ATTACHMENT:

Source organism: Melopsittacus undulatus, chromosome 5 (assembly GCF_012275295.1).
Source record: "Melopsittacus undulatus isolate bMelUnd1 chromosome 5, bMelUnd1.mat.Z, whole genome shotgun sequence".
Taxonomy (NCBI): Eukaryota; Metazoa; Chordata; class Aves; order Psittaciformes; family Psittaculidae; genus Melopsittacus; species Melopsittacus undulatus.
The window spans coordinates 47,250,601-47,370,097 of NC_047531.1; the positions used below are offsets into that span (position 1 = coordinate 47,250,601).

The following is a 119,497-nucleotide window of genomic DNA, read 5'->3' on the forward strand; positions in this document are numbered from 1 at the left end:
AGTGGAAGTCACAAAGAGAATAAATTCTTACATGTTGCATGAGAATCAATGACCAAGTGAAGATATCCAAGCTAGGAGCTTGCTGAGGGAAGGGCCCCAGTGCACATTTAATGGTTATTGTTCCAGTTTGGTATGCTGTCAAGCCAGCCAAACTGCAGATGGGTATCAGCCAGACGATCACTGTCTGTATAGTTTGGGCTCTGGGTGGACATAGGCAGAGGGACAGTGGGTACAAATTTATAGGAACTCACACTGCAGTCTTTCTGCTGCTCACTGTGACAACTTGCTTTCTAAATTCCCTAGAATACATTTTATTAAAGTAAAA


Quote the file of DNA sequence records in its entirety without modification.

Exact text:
Source organism: Melopsittacus undulatus, chromosome 5 (assembly GCF_012275295.1).
Source record: "Melopsittacus undulatus isolate bMelUnd1 chromosome 5, bMelUnd1.mat.Z, whole genome shotgun sequence".
Taxonomy (NCBI): Eukaryota; Metazoa; Chordata; class Aves; order Psittaciformes; family Psittaculidae; genus Melopsittacus; species Melopsittacus undulatus.
The window spans coordinates 47,250,601-47,370,097 of NC_047531.1; the positions used below are offsets into that span (position 1 = coordinate 47,250,601).

The following is a 119,497-nucleotide window of genomic DNA, read 5'->3' on the forward strand; positions in this document are numbered from 1 at the left end:
AGTGGAAGTCACAAAGAGAATAAATTCTTACATGTTGCATGAGAATCAATGACCAAGTGAAGATATCCAAGCTAGGAGCTTGCTGAGGGAAGGGCCCCAGTGCACATTTAATGGTTATTGTTCCAGTTTGGTATGCTGTCAAGCCAGCCAAACTGCAGATGGGTATCAGCCAGACGATCACTGTCTGTATAGTTTGGGCTCTGGGTGGACATAGGCAGAGGGACAGTGGGTACAAATTTATAGGAACTCACACTGCAGTCTTTCTGCTGCTCACTGTGACAACTTGCTTTCTAAATTCCCTAGAATACATTTTATTAAAGTAAAA